Chart provided by Bloomberg database
Roughly 15% of First Republic’s revenues stem from their wealth management business unit- which was constructed of about 200 financial advisors and $270B in assets. Most of these assets aren’t likely held at the bank itself. As is the case with most of the wealth management industry, they were likely held at a custodian like BNY Pershing, or Fidelity.
But that’s not a saving grace. If you’re a wealth advisor, you can’t hang your hat at a notoriously insolvent bank. Regardless of where your client’s assets are parked.
When stories began to circulate of large advisor teams fleeing the bank, the writing was on the wall for the bank as a whole.
The wealth management industry has been dominated by large, and even mid-sized, banks for decades. FRC was the 14th largest bank in the country. Bigger than SVB. The pitch that has been sold by these banks to their clients has been “we are your personal bank, we can underwrite your mortgage, we can help with your business’ loan, we can lend you a personal line of margin, we can manage your assets- all under our roof.”
In a perfect world, and to the majority of people who are seeking financial guidance that don’t swim in the financial services industry all day long, this pitch makes perfect sense. One big, clean, turnkey solution.
But we live in reality, not a perfect world. So, when an adviser has sold a vision to their clients that “we can do it all”, they perceive you as responsible for all of it– even if you and your team were solely focused on their portfolio. You live and die by the letterhead.
The case for independent advisors has been strong long before the banking tremors of 2023. But the events over the last few months are real time case studies as to why everybody, but especially individuals and families with sizable assets, or large closely held businesses, should be seeking out or structuring their own independent advisory relationships. More than $110T have migrated to independent advisory and family office relationships in the last 20 years. That number isn’t going to shrink anytime soon.
The vision of an all-encompassing wealth management relationship that was drawn up by the legacy names in this industry wasn’t completely flawed. But the one thing that was left out in the value proposition to prospective clients was objectivity.
 Data provided by company filings.
 Data provided by Bloomberg database.
 Financial Advisor Magazine, June 2021.
Anytime you’ve had a bank failure, you’ve clearly had a failure in bank management. Both inside and outside the walls of the proverbial vault. From client profile concentration, deposit size concentration, liquidity risks, regulatory risk- the list goes on for the items a bank needs to be consistently on top of from a risk management perspective.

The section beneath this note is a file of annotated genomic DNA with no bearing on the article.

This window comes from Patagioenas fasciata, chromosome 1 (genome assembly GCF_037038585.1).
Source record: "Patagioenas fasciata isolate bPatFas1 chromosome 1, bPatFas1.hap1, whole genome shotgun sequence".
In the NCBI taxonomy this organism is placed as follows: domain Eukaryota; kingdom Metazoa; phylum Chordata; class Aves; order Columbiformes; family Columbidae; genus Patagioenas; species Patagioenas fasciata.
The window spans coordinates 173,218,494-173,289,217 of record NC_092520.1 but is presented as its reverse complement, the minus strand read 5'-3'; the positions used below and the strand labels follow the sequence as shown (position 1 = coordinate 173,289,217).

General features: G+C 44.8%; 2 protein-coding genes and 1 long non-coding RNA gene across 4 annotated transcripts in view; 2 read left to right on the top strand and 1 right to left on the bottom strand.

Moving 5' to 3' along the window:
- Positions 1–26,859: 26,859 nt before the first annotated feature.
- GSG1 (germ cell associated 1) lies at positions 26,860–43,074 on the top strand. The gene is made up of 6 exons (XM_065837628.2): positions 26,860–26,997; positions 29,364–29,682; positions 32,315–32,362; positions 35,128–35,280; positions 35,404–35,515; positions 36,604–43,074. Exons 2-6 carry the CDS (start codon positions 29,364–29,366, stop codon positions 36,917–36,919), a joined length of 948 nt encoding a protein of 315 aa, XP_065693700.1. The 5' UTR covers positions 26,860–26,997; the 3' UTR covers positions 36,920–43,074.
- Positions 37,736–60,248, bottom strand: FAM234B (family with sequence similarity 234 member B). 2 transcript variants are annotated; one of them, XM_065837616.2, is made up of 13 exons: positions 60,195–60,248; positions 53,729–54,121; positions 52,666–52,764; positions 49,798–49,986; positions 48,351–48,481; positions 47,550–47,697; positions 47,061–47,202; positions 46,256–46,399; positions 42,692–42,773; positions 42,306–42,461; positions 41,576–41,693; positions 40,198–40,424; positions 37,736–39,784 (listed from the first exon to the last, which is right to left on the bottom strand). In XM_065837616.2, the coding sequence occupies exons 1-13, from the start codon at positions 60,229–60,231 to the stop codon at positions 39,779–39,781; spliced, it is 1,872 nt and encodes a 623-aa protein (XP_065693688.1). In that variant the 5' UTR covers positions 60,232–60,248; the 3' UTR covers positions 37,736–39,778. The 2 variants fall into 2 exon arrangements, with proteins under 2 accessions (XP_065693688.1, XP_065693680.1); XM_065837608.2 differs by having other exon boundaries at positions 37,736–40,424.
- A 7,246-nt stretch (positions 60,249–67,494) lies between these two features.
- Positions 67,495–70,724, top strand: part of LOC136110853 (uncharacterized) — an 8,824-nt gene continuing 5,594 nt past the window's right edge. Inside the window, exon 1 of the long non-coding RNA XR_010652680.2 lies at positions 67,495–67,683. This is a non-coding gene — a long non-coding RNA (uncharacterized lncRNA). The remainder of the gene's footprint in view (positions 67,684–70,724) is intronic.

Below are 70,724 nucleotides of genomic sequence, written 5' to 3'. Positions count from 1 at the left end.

For the last month or so, we’ve been in a phase of this banking tremor where capital flight has been a significant culprit as to what’s set off the alarms. There’s no getting around it. If deposits at these banks had been stickier, then we wouldn’t be sitting in the ashes of three bank failures in a 5-week span, wondering what’s next.
A decade-plus of accommodative monetary policy has masked an entire underbelly of poor risk management by many of these institutions, and their customers. The word “idiosyncratic” or “contained” has been used to describe what’s transpired to this point. But I must ask the question, how many idiosyncratic events do you have to have before you’ve stumbled into something systemic?
Jaime Dimon confidently declared ‘this part of the crisis is over’ shortly after the news just broke that his bank had just purchased First Republic for pennies on the dollar. Some have taken this as a signal that we’re in the clear. I think that’s an optimistic take. I think he is referring to the next ripple that’s on the horizon.
During the pandemic, so many of us thought we’d beaten Covid-19. Just for a new variation to show up and repeat the cycle. The next mutation, or variant, of this banking fallout is likely to come in the form of the chronic mismanagement of risk that’s gone unnoticed. After a year of warp speed interest rate hikes, we were destined to see just what parts of the economy would show were the weak links. This started with the housing market coming to a halt last year, and now we’ve seen it metastasize into these regional banks. There’s no guarantee there won’t be additional rate hikes into this summer, and as the impact of the first 500bps of this cycle continued to impose its will on the economy; there could be more weaknesses out there that we haven’t recognized yet.
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